The princess and the pyre: why royalty was no match for bush rats


Not long ago, my mother was moving from her home on a mountain river to a smaller place. A trunk was dragged from the shed. It had accompanied her from England in the ‘50s, containing memories of that English life. I’d known this trunk forever. When I was a boy, it was a pirate’s trunk and I worked at picking its locks and hammered at its hinges with no success. Recently, bush rats had made a hole and found brief profit in Mum’s memories, which were fouled and gnawed.


Under a winter’s cold blue sky, she raked a pile of sticks, bark and leaves together on a bank overlooking the river. She lit the pile and on went the button-eyed woollen doll. Then the rice paper love letters, still scented faintly with a dead boy’s first eau de cologne. Sheafs of pale blue Par Avion letters went black, pulsed orange and tumbled upward. Those Household Cavaliers, sporting waxed moustaches and regret at having missed the big show, they could turn a phrase.

Onto the fire went her ruined wedding dress, its waist small enough for a cartoon princess. On went the desiccated garlands from that day. On went strapped shoes and ragged stoles, the artefacts of a wartime girlhood and the post-war fashion years. And on went various felt hats, and a diary, items she’d guessed might be required for life in Australia. All the artefacts of a young life, an English coming of age, were lifted from the trunk, piece by piece, smiled at in wistful recognition, and pitched to the flames.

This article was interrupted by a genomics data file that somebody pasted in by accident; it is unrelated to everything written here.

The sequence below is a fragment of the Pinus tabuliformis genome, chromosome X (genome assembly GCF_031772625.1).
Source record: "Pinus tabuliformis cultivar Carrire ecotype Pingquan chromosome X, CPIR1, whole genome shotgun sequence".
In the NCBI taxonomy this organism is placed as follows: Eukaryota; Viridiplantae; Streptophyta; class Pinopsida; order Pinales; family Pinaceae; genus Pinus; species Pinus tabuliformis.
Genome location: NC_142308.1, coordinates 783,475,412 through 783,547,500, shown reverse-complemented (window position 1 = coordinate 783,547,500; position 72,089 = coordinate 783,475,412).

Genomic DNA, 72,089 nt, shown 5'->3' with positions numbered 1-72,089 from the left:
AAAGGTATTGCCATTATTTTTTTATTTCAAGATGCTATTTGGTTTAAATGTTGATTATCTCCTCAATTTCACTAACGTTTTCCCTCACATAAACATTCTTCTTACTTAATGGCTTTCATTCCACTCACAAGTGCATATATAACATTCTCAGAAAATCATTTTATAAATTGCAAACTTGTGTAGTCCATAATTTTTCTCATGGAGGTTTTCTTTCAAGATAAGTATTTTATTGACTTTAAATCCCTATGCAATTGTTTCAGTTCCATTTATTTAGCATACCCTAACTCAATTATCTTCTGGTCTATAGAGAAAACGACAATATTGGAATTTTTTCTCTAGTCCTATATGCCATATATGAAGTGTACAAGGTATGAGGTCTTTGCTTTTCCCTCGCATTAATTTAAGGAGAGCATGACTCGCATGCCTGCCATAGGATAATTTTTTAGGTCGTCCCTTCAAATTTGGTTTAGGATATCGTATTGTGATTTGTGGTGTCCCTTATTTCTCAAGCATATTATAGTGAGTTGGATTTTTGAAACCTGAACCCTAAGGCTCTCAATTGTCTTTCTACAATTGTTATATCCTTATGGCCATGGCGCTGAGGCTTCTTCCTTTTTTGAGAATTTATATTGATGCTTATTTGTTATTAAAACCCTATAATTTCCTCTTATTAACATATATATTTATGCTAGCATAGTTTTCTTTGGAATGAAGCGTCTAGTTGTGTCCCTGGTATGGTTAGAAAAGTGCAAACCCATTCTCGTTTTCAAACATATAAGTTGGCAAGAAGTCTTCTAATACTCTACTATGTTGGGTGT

The air above the fire coiled as viscously as vodka and warped the mountainscape beyond and the manna gum leaves overhead chimed on one another in the updraft. Then another dress, off-white silk with a rose print, thin shoulder straps, nipped at the knee-length hem, a piece of 1950s haute couture from the cover of Tatler. Margaret Rose had liked it on her model so much she had asked Norman to let her keep it, as a gift from her princess. Onto the fire it went.

How strange life became for my mother soon after that royal gift was given: 1950s rural Australia, and always another child on the hip. Northern Victoria must have seemed like something spilled from a Steinbeck novel; sweet sherry in the ladies lounge at the pub, swagmen begging at the gate, the Indigenous camped under tin by the river … It wasn’t a world you could imagine from Norman Hartnell’s salon, where Brahms played on the Grundig Majestic turntable while beauties pirouetted for royalty.


By Christmas, she’ll have aced another three of The Age’s cryptic crosswords while lamenting her failing memory. And she’ll be 90. Twenty-three years in that life and 67 in this.